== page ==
— Elizabeth Sensky (@senskycreative) August 5, 2014
We get asked this often. First, it’s important to mention that monetizing TGD was never the goal. It started as a passion project and a creative outlet, something we could collaborate on together. For the first two and a half years, our main financial support came from day jobs. Ryan ran a small design and creative studio in Michigan, and then took a full-time creative director position when we moved to New York; I had a full-time social work job, and then transitioned into copywriting. Because we had other sources of income, there was no pressure to quickly monetize TGD. Initially, it only required our time and skill sets, which we were both prepared to invest.
We’ve talked to others who have also experienced the unexpected joy of a side project turning into full-time opportunities, like Austin Kleon, who, when speaking about the evolution of his writing career, said, “Nothing was ever planned. It’s interesting looking back. All three of my day jobs have come from a side project.” We can relate.
And we love what designer and entrepreneur, Tina Roth Eisenberg, said about the power of side projects when we interviewed her: “Believe in side projects. Tattly was a side project; swissmiss was a side project; CreativeMornings was a side project; TeuxDeux was a side project. These are all things that turned into revenue streams for me and made it possible to not have clients. I would never hire anyone who doesn’t have side projects. To me, that shows that someone has ideas, self-initiative, and can make things happen.”
So how did we get here? Well, we launched TGD and carried out our vision for it. Week after week, we published interviews with people working in a variety of creative disciplines. We told the stories of those people, who candidly shared about their early years, “Aha!” moments, mentors, personal and professional risks, and the rewards and challenges of their work. Slowly, a growing community of readers embraced TGD.
But you really want to know about the money part, so let’s get to that. While we were prepared to continue publishing and keep our day jobs, we were also interested in exploring ways to bring in revenue because we wanted to make TGD more than a side project. In order to do that, TGD needed to be financially sustainable so that we could transition out of our day jobs. We’d had companies reach out about ads, which we thought about, but, ultimately, we decided not to include traditional advertisements or banner ads on the site.
But we did want to explore other ways to bring in revenue, and we wondered if any companies might be interested in being part of what we were doing via sponsorships. Six months in, we launched a tiered sponsorship model that allowed companies to back a weekly interview for six months, a year, or forever. Some weeks were sponsored, and some were not, but it was a good start; we used that model for the rest of 2012. The following year, in 2013, we offered weekly sponsorships at one price across the board. We were still working day jobs, but, thankfully, that revenue helped underwrite some of the time we were spending on TGD.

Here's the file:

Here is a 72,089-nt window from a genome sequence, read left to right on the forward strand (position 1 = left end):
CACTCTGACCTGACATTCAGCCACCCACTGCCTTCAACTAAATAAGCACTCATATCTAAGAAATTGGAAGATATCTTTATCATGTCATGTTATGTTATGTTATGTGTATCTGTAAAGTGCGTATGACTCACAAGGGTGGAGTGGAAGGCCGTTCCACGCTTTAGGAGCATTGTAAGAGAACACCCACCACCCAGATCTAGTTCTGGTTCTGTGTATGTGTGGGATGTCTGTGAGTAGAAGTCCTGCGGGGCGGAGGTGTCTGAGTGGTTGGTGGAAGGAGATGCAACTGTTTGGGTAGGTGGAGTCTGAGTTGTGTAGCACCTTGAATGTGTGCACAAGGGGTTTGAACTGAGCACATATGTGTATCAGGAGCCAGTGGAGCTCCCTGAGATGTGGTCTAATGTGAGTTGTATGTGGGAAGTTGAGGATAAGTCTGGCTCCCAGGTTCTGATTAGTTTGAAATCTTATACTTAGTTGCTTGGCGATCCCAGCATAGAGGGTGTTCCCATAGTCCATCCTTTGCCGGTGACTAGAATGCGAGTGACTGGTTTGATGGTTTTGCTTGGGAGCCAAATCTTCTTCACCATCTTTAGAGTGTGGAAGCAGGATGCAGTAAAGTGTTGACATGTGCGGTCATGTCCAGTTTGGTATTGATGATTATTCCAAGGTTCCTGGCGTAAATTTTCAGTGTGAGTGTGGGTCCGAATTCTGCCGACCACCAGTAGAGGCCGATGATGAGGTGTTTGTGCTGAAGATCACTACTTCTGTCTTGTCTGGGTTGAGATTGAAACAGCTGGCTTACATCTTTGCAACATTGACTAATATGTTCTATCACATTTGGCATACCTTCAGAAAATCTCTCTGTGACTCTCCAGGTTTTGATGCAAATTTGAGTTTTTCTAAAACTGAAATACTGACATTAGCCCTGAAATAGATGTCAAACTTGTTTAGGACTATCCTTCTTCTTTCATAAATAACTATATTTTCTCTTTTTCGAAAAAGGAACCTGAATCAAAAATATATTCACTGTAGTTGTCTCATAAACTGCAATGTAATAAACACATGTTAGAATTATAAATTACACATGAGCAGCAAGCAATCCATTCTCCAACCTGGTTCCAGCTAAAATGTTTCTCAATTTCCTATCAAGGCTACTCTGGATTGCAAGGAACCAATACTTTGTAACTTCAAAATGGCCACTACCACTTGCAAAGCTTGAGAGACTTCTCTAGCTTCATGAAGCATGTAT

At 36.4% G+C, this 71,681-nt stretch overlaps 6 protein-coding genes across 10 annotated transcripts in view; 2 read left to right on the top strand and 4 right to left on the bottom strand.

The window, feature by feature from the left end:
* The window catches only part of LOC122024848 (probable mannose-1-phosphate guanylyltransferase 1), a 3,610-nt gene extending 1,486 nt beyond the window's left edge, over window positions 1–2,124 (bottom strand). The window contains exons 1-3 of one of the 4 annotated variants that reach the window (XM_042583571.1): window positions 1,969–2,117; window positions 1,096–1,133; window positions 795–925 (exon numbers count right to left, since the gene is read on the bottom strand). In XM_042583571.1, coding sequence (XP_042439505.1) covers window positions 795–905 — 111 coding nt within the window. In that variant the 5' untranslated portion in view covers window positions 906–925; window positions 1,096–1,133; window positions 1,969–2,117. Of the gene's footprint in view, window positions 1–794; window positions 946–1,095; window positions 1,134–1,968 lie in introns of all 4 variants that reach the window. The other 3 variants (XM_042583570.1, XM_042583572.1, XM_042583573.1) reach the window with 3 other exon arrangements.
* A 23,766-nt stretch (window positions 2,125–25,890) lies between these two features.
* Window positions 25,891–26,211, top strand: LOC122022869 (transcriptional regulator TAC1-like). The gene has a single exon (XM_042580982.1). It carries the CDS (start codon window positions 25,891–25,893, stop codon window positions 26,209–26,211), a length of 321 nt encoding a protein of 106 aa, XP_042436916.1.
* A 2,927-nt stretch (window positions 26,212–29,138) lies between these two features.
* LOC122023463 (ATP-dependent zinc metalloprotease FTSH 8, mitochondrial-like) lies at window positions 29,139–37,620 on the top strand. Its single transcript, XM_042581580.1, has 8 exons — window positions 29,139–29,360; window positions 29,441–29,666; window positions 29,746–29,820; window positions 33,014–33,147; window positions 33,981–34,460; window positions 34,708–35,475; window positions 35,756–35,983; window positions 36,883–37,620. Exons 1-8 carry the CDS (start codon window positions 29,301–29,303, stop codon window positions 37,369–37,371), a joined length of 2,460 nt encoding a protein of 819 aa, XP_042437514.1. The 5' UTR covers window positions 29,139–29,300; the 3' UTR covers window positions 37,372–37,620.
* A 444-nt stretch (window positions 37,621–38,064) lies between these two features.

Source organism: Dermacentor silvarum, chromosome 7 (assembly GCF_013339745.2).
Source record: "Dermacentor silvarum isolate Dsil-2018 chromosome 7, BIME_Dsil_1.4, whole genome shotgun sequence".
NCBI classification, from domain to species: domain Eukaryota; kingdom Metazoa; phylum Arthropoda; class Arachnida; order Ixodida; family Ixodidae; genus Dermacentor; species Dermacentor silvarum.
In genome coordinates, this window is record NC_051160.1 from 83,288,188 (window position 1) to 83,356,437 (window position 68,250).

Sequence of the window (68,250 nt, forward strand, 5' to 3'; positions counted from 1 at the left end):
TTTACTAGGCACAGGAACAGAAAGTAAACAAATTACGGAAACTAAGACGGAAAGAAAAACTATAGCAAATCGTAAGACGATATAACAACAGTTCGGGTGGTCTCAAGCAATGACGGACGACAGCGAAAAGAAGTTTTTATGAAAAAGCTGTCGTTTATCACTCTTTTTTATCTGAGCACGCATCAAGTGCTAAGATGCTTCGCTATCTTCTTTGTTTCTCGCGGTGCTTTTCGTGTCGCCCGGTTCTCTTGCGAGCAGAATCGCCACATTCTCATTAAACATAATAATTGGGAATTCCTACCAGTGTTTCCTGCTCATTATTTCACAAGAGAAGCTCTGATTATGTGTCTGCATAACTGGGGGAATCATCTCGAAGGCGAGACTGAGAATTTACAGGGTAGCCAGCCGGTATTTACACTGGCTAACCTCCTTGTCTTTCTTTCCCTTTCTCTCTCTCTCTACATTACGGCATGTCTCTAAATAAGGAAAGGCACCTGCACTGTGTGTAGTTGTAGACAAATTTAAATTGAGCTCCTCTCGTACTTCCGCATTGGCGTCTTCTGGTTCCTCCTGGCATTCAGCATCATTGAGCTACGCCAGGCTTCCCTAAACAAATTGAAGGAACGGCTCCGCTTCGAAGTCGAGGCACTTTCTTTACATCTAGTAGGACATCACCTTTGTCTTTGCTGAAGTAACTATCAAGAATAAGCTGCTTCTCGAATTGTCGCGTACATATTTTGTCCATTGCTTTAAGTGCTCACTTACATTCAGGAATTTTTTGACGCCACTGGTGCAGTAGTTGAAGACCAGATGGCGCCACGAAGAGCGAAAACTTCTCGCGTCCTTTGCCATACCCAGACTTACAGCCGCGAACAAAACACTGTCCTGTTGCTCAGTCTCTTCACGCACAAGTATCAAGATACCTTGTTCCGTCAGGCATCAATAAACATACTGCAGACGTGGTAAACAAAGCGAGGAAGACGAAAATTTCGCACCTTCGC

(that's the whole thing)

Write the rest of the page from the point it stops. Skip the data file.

This last year, in January 2014, we announced a new partnership model, which helped us make the transition to focusing on TGD! We now have yearly partners who underwrite our content and are part of everything we do—thank you MailChimp, Typekit, and Media Temple for partnering with us! Additionally, we’ve continued to supplement the support we receive from partners by taking on limited freelance clients and working on our own projects, like our first printed issue.
It’s a process, and it takes time. Like Cameron Moll, founder of Authentic Jobs, said when we spoke to him: “I had a passion for web design and I started writing about it. Within two years, I had a well-trafficked site, job offers from notable companies, and I eventually had offers to speak at conferences and write books…The timing was good for me, but I was also consistent and didn’t give up. A lot of people ask me, ‘How can I do the same thing you’ve done?’ They’re expecting something overnight. If they write three or four blog posts and nothing happens, they give up. I tell people, ‘Look two years down the road. Have a passion, write about that passion for two years, and see where it goes.'”
In August, we celebrated three years of TGD, and we have ambitious plans for the next three years—and beyond! And yet, it’s difficult to predict where projects will lead or the opportunities they’ll bring. We have hopes and dreams for the future of TGD, but we’re also open to the unexpected. And as we continue to build this brand that we love, we’re embracing a mantra similar to Cameron’s: Be consistent, don’t give up, and see what happens. No matter your pursuit, we’d encourage you to do the same.
Tina (& Ryan, too)